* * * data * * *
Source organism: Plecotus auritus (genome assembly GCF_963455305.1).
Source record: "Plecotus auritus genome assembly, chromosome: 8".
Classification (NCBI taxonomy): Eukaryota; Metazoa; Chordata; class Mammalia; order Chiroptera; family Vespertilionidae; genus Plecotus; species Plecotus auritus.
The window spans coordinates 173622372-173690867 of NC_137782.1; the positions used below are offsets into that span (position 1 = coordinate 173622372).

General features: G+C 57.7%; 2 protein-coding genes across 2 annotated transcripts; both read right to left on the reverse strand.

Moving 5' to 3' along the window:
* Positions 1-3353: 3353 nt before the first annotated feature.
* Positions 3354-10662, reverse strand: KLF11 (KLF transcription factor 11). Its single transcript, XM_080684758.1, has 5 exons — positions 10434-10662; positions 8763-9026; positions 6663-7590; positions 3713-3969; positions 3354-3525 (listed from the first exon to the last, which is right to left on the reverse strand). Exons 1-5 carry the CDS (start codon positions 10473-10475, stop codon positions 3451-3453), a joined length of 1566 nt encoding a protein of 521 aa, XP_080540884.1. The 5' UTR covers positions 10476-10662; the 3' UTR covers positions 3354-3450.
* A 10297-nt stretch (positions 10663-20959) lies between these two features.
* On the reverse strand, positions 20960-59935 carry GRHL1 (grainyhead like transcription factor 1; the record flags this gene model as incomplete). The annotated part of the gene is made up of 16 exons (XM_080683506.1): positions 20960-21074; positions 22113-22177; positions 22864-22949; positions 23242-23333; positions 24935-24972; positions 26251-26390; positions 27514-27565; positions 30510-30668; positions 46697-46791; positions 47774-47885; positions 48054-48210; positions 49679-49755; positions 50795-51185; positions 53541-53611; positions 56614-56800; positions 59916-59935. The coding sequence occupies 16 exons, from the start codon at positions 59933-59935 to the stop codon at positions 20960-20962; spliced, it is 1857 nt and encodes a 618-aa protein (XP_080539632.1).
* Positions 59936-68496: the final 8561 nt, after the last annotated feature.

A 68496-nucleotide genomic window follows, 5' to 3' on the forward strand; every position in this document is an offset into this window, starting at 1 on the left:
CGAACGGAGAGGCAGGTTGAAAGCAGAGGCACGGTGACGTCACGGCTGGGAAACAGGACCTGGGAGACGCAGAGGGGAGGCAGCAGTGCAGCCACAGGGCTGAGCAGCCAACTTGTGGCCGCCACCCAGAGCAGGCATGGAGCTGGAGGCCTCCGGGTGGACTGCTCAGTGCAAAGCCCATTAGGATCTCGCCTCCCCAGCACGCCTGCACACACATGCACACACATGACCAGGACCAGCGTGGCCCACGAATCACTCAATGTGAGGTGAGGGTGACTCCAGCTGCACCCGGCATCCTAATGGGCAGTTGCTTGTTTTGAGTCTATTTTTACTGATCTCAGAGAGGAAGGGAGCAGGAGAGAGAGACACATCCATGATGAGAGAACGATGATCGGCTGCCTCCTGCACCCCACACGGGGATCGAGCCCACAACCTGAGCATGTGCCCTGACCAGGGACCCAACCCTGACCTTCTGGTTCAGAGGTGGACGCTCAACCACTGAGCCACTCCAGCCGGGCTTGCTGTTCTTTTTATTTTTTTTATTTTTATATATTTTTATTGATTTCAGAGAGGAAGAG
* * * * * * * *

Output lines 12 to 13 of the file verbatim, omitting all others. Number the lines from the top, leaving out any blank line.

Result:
A 68496-nucleotide genomic window follows, 5' to 3' on the forward strand; every position in this document is an offset into this window, starting at 1 on the left:
CGAACGGAGAGGCAGGTTGAAAGCAGAGGCACGGTGACGTCACGGCTGGGAAACAGGACCTGGGAGACGCAGAGGGGAGGCAGCAGTGCAGCCACAGGGCTGAGCAGCCAACTTGTGGCCGCCACCCAGAGCAGGCATGGAGCTGGAGGCCTCCGGGTGGACTGCTCAGTGCAAAGCCCATTAGGATCTCGCCTCCCCAGCACGCCTGCACACACATGCACACACATGACCAGGACCAGCGTGGCCCACGAATCACTCAATGTGAGGTGAGGGTGACTCCAGCTGCACCCGGCATCCTAATGGGCAGTTGCTTGTTTTGAGTCTATTTTTACTGATCTCAGAGAGGAAGGGAGCAGGAGAGAGAGACACATCCATGATGAGAGAACGATGATCGGCTGCCTCCTGCACCCCACACGGGGATCGAGCCCACAACCTGAGCATGTGCCCTGACCAGGGACCCAACCCTGACCTTCTGGTTCAGAGGTGGACGCTCAACCACTGAGCCACTCCAGCCGGGCTTGCTGTTCTTTTTATTTTTTTTATTTTTATATATTTTTATTGATTTCAGAGAGGAAGAG